At the end of February I hit the road to visit the Oriente for 10 days. Santiago de Cuba is known as the birthplace of the Revolution, as well as the origins of many cuban rhythms such as salsa, rumba and son.
Located within the Sierra Maestra mountains and the Carribean sea, Santiago is a feast for the eyes, even while the city was in the midst of rebuilding itself after Hurricane Sandy. While the second largest in Cuba, it feels significantly smaller with only 450,000 inhabitants (only 1/4 of the population of Havana).
I had planned to visit Santiago much earlier during my trip, but since the city was hit hard by the hurricane, rumours had it they were struggling with issues related to cholera, so I had reservations about going. That said, many travelers came back from the Oriente and reported no problems, just extra precautions at the airport and at bus stations. During my stay, other than stores insisting you rinse your hands with chlorinated water and step onto a towel soaked in chlorine before entering, everything seemed fine.
After the hurricane, some repairs have been neglected, or put aside, some have been rebuilt, or are in the process of doing so. I spent two nights in Santiago and then headed to Baracoa, a small town at the very end of the island, and planned to return to Santiago for the weekend.
The afternoon of my arrival in Baracoa, was the day of Hugo Chavez's passing. While perhaps not a good news story in some countries, Chavez did a lot for the Cuban people and his death was a national tragedy. There was an official period of morning for three days, but it was more like four or five in reality. Music was not allowed to be played publicly, and the television reported news of the death and the funeral at all hours - the overall mood in the country was very heavy. News coverage many people in tears at the memorial and the square in Baracoa was completely empty in the evenings. I can only imagine what Habana and Santiago must have been like.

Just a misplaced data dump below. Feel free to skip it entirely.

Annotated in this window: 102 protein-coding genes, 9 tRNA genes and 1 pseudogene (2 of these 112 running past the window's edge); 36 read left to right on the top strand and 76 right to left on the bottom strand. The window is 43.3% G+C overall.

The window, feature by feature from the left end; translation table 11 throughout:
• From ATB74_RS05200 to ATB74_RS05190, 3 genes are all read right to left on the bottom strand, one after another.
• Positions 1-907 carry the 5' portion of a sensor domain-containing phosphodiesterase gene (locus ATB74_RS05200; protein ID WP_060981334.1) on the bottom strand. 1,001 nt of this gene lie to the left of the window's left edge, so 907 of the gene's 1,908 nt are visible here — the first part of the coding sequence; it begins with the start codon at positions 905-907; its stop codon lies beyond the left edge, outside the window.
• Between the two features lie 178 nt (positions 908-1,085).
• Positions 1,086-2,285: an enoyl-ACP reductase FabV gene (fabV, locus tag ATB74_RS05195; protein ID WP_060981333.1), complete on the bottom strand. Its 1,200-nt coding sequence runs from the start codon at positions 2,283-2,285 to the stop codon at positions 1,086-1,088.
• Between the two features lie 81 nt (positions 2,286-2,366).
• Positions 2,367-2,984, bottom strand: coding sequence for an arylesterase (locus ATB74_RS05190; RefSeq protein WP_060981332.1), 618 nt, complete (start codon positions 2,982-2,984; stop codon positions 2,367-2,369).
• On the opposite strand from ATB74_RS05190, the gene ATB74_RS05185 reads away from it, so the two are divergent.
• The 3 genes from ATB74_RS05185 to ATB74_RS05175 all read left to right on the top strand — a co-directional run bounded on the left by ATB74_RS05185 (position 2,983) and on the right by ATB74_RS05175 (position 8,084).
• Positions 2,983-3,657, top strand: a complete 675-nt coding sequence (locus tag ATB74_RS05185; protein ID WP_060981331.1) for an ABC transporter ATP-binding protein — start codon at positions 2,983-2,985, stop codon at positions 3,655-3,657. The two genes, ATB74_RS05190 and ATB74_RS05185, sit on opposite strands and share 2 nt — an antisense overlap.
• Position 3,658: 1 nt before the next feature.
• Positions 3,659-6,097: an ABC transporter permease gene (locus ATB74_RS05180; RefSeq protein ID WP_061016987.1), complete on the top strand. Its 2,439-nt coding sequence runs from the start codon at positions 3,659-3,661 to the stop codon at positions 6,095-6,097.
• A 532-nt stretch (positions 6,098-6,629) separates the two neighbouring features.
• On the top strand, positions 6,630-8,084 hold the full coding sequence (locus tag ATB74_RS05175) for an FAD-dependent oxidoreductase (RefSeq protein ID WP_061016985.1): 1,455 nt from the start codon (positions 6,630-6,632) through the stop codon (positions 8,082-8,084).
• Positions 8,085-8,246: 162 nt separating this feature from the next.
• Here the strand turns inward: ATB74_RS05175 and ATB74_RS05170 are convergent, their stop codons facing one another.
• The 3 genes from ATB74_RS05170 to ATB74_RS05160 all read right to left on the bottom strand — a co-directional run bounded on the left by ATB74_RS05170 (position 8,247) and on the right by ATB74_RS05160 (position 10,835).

The three great lies of Baracoa
Baracoa is the oldest Spanish settlement in Cuba and the first place where Christopher Columbus landed in Latin America. I visited the beautiful white sand beach of Playa Maguana, hiked the mountain El Yunque (575 M), and visited various coconut, cacao plantations across the Rio Miel, a 20 minute walk after the end of the black sand beach near the end of the town.
There are three famous lies (mentiras) regarding Baracoa:
- El Yunque (translates into bone) is made out of rock not bone
- Rio Miel (river of honey) flows water not honey
- La Farola (lightpost) is a winding road leading into Baracoa not a light post.
ere are photos from Baracoa (the first three show the mentiras)
Baracoa is famous in Cuba for its cuisine. The food here is unique and more flavourful, partly because of its Creole influence (given its proximity to Haiti). Many of the dishes and desserts also used coconut milk or oil, which I adore.
In the photographs below, you have fish stew with coconut milk, bacan (similar to a tamale but made with platano and also with crab meat), and tostone de guapo (a large green fruit that grows in high trees and is native to the area which is smashed and fried, and finally a frijoles (beans) but made with white beans rather than the traditional black ones.